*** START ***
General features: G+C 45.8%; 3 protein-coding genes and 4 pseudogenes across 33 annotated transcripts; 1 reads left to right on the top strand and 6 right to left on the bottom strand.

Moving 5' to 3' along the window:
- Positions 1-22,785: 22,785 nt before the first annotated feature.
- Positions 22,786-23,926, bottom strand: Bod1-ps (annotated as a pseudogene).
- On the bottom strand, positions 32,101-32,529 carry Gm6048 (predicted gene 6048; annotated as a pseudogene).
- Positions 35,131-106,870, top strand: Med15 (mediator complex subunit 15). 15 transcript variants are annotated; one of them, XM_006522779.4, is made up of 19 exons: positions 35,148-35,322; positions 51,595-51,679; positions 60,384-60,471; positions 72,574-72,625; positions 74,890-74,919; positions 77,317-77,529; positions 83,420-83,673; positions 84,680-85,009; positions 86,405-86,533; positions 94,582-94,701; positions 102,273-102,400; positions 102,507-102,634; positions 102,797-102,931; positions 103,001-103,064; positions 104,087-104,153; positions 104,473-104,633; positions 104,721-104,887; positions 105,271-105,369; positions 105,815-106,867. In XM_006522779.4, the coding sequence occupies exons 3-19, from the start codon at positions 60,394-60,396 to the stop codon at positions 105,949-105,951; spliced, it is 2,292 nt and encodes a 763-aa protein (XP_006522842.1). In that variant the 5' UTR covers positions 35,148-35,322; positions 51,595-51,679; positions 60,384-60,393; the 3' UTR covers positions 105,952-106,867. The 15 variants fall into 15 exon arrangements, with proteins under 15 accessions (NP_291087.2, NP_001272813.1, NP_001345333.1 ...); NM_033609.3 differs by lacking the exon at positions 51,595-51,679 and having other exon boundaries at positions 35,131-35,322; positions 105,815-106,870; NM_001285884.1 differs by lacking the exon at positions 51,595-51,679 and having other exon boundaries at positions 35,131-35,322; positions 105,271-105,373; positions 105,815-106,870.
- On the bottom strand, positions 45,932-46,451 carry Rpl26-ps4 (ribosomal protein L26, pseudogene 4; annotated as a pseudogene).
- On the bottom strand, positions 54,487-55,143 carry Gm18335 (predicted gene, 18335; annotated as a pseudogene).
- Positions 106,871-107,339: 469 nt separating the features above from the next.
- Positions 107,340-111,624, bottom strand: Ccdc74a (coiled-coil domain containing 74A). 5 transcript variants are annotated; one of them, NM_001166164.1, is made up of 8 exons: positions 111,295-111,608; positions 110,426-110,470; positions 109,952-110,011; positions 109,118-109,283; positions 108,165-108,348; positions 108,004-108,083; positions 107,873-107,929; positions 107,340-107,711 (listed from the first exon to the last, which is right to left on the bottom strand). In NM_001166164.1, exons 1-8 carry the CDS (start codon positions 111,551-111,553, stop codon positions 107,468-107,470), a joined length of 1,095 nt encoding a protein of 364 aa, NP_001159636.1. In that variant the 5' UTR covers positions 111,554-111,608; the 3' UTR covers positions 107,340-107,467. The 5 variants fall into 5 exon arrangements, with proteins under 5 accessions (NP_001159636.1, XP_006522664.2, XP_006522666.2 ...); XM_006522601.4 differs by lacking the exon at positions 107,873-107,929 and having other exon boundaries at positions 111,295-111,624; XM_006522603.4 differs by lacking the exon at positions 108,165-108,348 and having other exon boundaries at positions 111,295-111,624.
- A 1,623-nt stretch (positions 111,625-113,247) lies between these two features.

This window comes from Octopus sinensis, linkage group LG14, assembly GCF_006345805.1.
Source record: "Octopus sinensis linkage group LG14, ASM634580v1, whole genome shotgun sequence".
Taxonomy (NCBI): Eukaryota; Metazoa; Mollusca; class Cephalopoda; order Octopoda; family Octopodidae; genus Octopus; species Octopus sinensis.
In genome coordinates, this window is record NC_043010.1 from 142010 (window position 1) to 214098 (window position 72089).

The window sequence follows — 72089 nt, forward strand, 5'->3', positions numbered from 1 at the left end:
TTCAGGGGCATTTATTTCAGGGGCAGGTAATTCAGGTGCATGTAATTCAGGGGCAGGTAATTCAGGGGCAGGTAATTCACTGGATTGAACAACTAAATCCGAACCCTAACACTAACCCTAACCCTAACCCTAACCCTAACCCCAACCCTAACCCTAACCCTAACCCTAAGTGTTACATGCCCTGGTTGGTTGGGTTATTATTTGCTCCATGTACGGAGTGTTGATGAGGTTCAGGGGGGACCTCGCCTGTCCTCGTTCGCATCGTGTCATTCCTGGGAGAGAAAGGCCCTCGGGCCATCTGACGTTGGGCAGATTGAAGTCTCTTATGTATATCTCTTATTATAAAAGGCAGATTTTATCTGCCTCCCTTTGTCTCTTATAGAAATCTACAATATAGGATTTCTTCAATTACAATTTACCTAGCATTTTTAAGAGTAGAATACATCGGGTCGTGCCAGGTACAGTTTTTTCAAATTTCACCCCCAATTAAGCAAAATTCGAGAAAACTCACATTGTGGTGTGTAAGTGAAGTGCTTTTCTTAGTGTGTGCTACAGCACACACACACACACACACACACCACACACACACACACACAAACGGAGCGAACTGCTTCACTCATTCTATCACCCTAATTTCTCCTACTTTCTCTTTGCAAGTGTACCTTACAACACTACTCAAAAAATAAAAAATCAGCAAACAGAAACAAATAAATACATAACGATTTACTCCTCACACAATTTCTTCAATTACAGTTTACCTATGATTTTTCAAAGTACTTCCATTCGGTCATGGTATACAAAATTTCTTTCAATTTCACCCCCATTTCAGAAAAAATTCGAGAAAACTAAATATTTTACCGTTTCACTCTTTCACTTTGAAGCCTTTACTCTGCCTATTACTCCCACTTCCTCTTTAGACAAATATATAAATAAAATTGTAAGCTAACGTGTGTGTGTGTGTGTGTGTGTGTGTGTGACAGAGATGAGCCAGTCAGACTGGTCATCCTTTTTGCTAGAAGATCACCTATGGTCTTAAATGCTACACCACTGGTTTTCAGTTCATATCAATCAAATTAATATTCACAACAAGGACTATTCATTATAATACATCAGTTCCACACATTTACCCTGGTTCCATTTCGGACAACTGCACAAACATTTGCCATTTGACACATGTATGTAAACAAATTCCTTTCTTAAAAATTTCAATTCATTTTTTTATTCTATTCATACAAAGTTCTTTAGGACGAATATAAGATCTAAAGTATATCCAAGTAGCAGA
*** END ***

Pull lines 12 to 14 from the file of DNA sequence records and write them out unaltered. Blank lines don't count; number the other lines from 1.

This window comes from Octopus sinensis, linkage group LG14, assembly GCF_006345805.1.
Source record: "Octopus sinensis linkage group LG14, ASM634580v1, whole genome shotgun sequence".
Taxonomy (NCBI): Eukaryota; Metazoa; Mollusca; class Cephalopoda; order Octopoda; family Octopodidae; genus Octopus; species Octopus sinensis.